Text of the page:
The 2010 season opener for the Atlanta Falcons was against the Pittsburgh Steelers sans Ben Roethlisberger. Up in Pennsylvania, and televised by Fox, the Steelers were on offense first. Dennis Dixon was the quarterback. Jeff Reed tried and made a fifty-two-yard field goal at the end of the Steelers’ first possession. Pittsburgh 3 and Atlanta 0. The Falcons’ turn suggested they were jittery. Understandably? Ca depend. A Steelers offense minus Roethlisberger may give the Falcons’ defense more room to exhale, but the Falcons’ offense must meet the Steelers’ defense.
By the the top of the the second quarter, it should’ve been clear to the Falcons offense that running plays were counter-productive. Matt Ryan performed better when he threw the ball…and when he had time to pick an open receiver. Not all of his passes were complete (or close to complete), nonetheless, a flying football still covered more field than a cradled one. Just when I thought I’d have to wait until the second half to see a Falcons rise on momentum, outside linebacker Mike Peterson intercepted Dennis Dixon’s pass meant for tight end Heath Miller. No touchdown and no field goal (there was an attempt for the FG but it went wide right). The first half drummed to the pit with a fifty-five yard field goal try by Jeff Reed. Falcons head coach Mike Smith called a time-out with twenty-two seconds left. The ball bounced off the right upright and back onto the field. Matt Bryant went back on for a forty-nine-yard FG attempt. The Steelers head coach Mike Tomlin called a timeout too (by leaning every so slightly onto his right hip and saying “time-out” to the official). Bryant’s kick was good. Pittsburgh 3 and Atlanta 3.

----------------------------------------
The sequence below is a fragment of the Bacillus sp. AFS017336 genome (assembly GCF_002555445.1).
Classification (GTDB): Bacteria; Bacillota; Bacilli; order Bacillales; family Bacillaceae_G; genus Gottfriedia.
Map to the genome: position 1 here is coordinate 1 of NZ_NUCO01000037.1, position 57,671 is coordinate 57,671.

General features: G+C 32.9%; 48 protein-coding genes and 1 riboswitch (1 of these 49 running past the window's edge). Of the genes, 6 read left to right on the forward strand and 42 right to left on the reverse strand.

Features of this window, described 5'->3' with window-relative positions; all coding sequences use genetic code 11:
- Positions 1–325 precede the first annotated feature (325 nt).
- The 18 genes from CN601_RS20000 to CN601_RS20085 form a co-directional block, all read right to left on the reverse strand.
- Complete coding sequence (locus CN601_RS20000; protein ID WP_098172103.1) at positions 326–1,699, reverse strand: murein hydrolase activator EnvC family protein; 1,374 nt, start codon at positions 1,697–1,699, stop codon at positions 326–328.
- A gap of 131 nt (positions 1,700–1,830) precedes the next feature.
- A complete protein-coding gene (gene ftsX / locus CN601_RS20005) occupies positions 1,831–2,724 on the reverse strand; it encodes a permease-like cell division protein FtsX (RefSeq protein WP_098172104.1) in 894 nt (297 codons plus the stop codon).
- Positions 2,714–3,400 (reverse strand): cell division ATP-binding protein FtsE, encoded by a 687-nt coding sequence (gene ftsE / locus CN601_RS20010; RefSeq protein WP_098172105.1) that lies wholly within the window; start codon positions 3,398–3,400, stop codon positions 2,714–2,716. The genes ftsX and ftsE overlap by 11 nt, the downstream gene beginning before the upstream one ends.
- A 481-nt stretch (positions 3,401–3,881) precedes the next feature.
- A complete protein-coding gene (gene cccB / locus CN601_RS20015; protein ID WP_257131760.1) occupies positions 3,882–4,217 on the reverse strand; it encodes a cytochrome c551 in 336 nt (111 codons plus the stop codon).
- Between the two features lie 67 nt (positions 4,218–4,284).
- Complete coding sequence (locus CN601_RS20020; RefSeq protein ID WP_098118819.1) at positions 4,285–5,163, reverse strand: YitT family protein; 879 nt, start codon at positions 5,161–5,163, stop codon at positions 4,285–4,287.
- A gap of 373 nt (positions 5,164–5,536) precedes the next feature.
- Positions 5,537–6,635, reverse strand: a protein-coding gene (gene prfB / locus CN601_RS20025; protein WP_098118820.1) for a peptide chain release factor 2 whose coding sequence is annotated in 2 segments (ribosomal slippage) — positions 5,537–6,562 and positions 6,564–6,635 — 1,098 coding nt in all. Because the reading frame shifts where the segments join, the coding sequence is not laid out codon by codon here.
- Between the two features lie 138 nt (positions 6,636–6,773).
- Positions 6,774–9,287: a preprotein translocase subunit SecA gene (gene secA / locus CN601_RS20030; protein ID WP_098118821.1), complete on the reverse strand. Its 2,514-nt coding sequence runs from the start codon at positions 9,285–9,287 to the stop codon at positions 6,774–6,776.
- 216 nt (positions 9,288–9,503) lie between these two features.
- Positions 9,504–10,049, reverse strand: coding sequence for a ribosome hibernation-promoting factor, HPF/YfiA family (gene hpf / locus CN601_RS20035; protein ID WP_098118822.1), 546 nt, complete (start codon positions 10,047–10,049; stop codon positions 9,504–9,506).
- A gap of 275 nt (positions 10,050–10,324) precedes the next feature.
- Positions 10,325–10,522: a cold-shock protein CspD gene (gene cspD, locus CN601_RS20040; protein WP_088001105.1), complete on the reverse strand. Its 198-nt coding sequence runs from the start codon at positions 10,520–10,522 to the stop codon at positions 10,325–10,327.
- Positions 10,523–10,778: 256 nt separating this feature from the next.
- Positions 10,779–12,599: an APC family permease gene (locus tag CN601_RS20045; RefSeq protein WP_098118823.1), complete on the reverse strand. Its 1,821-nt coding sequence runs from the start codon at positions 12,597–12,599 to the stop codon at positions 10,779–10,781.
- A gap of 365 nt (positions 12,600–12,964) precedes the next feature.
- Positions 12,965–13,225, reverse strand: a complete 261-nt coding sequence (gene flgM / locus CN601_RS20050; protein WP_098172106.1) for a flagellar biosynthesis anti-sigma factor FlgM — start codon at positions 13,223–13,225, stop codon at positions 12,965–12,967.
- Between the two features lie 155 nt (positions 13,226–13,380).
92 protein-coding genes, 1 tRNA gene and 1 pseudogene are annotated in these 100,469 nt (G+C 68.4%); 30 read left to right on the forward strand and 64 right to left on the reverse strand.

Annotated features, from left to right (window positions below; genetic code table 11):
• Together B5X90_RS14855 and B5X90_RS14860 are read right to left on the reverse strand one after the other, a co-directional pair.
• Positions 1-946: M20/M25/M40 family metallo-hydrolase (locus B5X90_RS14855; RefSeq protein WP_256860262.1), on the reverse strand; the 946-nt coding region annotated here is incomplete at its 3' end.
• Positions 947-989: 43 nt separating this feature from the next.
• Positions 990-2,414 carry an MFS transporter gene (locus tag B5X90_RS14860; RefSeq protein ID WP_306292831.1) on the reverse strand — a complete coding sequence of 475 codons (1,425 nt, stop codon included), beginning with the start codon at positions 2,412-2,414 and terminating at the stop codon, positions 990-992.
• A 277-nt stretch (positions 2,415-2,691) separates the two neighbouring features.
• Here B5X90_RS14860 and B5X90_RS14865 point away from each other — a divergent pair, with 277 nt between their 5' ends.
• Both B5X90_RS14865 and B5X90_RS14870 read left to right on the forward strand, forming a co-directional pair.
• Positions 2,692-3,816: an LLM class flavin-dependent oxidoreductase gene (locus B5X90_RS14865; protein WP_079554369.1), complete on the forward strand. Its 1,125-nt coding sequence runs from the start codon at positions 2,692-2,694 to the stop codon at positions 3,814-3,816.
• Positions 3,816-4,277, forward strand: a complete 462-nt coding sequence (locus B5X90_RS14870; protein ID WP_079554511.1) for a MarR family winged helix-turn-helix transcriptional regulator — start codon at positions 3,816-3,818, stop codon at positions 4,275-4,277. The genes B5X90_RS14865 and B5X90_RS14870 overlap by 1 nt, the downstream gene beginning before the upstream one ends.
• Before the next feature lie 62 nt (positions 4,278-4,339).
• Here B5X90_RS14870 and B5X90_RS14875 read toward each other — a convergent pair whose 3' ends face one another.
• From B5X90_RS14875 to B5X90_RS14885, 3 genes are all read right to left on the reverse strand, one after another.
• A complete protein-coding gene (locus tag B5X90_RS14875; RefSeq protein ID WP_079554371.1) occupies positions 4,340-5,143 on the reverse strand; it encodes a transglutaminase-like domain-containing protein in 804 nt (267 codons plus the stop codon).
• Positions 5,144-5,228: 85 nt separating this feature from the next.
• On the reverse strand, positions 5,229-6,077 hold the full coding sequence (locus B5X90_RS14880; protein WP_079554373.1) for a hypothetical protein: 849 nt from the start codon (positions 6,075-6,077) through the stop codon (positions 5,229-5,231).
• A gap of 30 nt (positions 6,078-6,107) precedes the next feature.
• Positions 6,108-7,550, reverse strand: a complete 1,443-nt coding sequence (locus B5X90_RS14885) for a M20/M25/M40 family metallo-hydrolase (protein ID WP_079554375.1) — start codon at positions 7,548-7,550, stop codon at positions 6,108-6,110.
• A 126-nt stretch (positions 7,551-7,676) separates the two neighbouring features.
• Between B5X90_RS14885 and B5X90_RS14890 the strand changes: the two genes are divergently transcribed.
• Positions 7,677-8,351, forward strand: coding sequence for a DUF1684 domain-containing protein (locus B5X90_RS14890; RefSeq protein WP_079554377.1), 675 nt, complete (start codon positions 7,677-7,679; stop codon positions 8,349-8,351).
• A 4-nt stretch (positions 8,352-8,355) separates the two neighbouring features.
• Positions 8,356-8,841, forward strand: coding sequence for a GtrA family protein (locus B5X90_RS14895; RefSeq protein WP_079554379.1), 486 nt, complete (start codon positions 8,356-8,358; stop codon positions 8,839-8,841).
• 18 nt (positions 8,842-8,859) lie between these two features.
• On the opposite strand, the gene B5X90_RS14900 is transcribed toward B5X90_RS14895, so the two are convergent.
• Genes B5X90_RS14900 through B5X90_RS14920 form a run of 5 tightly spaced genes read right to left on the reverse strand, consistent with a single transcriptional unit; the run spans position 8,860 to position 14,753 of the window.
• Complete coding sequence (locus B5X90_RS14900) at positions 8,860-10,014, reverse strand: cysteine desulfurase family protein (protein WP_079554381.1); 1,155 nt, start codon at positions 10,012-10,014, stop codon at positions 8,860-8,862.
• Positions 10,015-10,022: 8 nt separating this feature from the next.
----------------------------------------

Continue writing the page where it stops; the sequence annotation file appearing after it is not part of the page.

Of course, a good football team wouldn’t shy away from running plays just because half a dozen of them do not produce points. A good football team would probably take a pause from it and then try again. The Falcons kept at it. Four minutes into the third quarter, Falcons tight end Tony Gonzalez made his one thousandth reception. Matt Bryant’s third trek to the field resulted in a thirty-nine-yard FG. Jeff Reed then tied the score with a thirty-six-yard FG. Atlanta 6 and Pittsburgh 6.
When the fourth quarter started, I flipped over to the Bengals-Patriots game. New England 31 and Cincinnati 17. Meanwhile, Atlanta and Pittsburgh were still tied…and Steelers wide receiver Hines Ward was performing impeccably. Reed broke the tie with a thirty-four-yard FG at the end of that possession. With under four minutes left on the clock, Matt Bryant’s thirty-three-yard FG re-tied the game. Pittsburgh 9 and Atlanta 9. Hope and good chances for the Falcons to get a TD or an FG were quashed as safety Troy Polamalu intercepted Matt Ryan. Forty-three seconds remained on the clock as Jeff Reed’s FG attempt was wide right. So, the Falcons would have one more opportunity to win the game in over-time. Hallelujah, the Falcons won the coin toss. Unfortunately, the birds couldn’t capitalize (there were also two holding calls). Steelers running back Reshard Mendenhall ran the ball back fifty yards into the end zone. Pittsburgh 15 and Atlanta 9. Final score. This victory makes it the eighth time in a row year the Steelers won opening season games.
Observations & Miscellania:
2. Did Dennis Dixon wink at someone on the sidelines after he’d led his team’s first go on offense in the first quarter? He’s got dimples.
3. When a camera went in for a close-up of Steelers running back Isaac Redman in the middle of the second quarter, Redman was chewing on his mouth guard en route to the next position around the line of scrimmage. His mouth guard looked like a lemon wedge.
4. The commentators couldn’t get over the nonchalant way in which Mike Tomlin called a timeout in the bottom of the first quarter. It even got a slow-motion replay. The two Mikes got a split-screen juxtaposition of making that call when the telecast returned just before the third quarter began.
5. Gah! Falcons cornerback Christopher Owens and safety Erik Coleman had to go to the sidelines on account of foot/leg discomfort.
6. The Patriots eventually beat the Bengals 38 to 24. How did the Bengals do better than both the Steelers and the Falcons and going against the Patriots?!
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